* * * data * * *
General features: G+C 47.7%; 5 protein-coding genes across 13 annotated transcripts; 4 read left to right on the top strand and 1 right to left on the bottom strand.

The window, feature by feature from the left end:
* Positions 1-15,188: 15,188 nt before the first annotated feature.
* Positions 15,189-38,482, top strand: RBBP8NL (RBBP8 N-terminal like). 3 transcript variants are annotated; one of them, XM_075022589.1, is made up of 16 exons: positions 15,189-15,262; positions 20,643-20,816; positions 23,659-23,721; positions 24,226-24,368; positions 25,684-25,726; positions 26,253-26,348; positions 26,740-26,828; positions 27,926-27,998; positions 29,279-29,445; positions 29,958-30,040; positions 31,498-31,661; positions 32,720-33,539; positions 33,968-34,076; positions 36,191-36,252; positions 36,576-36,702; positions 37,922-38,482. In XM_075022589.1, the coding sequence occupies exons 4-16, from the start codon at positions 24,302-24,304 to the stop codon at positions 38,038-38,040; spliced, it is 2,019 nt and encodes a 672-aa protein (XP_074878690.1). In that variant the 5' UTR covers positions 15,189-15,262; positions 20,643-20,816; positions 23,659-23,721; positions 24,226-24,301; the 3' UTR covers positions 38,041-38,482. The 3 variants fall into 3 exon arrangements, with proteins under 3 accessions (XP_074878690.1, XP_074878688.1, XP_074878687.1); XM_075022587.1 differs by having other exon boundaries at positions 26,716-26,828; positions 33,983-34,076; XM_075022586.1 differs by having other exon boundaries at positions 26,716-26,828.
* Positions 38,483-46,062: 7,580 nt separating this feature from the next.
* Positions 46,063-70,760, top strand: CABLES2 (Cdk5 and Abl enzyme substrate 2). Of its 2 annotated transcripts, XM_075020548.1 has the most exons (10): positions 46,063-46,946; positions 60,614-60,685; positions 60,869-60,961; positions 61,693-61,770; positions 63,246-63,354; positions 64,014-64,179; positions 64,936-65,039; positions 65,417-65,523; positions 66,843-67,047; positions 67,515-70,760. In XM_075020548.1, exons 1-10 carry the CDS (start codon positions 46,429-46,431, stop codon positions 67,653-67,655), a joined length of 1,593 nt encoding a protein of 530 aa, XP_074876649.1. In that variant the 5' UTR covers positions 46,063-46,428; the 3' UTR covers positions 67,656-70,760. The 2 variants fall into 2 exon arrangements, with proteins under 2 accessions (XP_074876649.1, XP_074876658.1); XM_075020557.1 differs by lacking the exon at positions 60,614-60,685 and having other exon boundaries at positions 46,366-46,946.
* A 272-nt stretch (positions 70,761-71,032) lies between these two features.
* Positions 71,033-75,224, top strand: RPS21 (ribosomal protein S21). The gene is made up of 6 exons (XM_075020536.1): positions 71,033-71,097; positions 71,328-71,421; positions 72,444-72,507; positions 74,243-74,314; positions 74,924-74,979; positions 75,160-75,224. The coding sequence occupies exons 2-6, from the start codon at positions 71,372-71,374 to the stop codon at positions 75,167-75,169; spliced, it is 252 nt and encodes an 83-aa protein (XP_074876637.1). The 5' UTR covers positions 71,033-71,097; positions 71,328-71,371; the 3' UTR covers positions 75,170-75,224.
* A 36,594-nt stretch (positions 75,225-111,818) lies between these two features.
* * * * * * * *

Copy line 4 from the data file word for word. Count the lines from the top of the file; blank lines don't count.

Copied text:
* Positions 15,189-38,482, top strand: RBBP8NL (RBBP8 N-terminal like). 3 transcript variants are annotated; one of them, XM_075022589.1, is made up of 16 exons: positions 15,189-15,262; positions 20,643-20,816; positions 23,659-23,721; positions 24,226-24,368; positions 25,684-25,726; positions 26,253-26,348; positions 26,740-26,828; positions 27,926-27,998; positions 29,279-29,445; positions 29,958-30,040; positions 31,498-31,661; positions 32,720-33,539; positions 33,968-34,076; positions 36,191-36,252; positions 36,576-36,702; positions 37,922-38,482. In XM_075022589.1, the coding sequence occupies exons 4-16, from the start codon at positions 24,302-24,304 to the stop codon at positions 38,038-38,040; spliced, it is 2,019 nt and encodes a 672-aa protein (XP_074878690.1). In that variant the 5' UTR covers positions 15,189-15,262; positions 20,643-20,816; positions 23,659-23,721; positions 24,226-24,301; the 3' UTR covers positions 38,041-38,482. The 3 variants fall into 3 exon arrangements, with proteins under 3 accessions (XP_074878690.1, XP_074878688.1, XP_074878687.1); XM_075022587.1 differs by having other exon boundaries at positions 26,716-26,828; positions 33,983-34,076; XM_075022586.1 differs by having other exon boundaries at positions 26,716-26,828.